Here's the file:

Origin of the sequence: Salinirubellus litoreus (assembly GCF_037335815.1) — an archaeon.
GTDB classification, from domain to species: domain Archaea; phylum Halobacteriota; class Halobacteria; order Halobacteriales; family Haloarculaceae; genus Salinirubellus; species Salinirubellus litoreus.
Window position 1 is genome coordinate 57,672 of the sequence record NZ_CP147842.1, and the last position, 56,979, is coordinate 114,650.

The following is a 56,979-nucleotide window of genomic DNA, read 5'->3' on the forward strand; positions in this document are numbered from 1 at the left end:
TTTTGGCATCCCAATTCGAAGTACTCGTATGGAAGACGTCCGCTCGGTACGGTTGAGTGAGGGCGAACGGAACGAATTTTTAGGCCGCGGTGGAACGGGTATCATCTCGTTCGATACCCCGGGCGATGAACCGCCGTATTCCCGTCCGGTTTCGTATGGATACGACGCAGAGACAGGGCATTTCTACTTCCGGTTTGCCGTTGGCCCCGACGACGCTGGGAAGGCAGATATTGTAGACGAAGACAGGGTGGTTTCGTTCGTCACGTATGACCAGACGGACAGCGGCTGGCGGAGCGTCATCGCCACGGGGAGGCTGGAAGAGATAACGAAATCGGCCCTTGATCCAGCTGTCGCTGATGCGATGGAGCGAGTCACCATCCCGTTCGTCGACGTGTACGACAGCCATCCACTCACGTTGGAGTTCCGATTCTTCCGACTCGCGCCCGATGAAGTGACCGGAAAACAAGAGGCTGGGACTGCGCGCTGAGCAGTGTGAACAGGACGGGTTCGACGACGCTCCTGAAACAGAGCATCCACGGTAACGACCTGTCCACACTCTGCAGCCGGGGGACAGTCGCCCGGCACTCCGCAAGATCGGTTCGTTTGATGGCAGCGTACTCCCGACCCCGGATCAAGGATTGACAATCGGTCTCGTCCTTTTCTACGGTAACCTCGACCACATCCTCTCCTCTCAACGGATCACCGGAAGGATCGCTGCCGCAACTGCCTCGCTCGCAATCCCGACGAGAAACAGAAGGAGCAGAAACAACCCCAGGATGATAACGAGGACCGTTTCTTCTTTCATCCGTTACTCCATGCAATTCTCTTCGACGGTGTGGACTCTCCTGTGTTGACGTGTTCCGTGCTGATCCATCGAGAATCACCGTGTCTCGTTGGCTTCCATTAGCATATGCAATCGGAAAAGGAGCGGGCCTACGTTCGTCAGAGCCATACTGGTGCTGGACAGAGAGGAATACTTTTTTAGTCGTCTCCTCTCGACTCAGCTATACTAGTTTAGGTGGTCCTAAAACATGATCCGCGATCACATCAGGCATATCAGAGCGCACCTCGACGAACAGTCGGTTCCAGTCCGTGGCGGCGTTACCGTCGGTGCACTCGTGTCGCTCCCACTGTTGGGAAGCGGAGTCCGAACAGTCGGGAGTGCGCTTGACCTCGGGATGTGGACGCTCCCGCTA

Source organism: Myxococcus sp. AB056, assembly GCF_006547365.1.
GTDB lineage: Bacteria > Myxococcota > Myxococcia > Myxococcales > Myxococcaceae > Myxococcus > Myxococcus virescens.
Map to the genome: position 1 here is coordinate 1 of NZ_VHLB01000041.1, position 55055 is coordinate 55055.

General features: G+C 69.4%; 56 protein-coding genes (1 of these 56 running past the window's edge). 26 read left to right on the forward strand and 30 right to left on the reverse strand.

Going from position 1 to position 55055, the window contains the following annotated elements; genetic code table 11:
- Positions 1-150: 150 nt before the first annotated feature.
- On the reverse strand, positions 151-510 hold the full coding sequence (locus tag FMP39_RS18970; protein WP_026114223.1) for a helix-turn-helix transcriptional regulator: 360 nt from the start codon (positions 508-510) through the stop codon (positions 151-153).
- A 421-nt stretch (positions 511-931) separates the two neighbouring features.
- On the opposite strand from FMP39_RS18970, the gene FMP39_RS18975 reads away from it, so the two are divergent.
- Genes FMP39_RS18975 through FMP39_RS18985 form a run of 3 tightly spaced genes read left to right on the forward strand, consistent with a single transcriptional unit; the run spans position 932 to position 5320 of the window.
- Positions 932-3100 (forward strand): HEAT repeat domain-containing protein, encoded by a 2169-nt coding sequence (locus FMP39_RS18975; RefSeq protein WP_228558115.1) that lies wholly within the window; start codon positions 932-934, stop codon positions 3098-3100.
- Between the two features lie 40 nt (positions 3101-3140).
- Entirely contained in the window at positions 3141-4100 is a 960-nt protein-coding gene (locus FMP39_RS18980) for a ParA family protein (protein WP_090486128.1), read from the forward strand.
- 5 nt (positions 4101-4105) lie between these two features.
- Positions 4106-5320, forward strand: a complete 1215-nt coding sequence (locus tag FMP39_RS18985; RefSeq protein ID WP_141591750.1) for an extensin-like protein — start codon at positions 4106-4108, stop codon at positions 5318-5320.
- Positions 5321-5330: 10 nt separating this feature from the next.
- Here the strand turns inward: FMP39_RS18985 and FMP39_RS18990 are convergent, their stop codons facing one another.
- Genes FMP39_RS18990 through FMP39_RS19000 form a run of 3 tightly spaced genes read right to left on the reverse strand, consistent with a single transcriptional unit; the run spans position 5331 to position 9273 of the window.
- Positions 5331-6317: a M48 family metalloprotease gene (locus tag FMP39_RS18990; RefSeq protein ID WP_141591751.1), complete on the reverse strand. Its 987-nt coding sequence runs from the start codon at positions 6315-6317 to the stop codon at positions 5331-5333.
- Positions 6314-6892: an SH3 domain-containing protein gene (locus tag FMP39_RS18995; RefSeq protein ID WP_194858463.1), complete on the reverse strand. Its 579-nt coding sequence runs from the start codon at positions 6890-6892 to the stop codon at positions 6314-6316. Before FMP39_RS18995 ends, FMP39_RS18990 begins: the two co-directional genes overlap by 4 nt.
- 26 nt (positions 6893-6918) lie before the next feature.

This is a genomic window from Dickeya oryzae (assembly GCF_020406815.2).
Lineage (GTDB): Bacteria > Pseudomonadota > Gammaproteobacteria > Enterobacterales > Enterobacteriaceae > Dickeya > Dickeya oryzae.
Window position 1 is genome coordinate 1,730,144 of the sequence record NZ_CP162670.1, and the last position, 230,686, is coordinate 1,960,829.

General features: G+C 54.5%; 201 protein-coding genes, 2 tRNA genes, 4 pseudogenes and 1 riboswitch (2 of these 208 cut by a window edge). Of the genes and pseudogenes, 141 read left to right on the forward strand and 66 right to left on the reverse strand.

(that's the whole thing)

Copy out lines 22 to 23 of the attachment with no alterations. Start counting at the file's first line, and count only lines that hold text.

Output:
- Here the strand turns inward: FMP39_RS18985 and FMP39_RS18990 are convergent, their stop codons facing one another.
- Genes FMP39_RS18990 through FMP39_RS19000 form a run of 3 tightly spaced genes read right to left on the reverse strand, consistent with a single transcriptional unit; the run spans position 5331 to position 9273 of the window.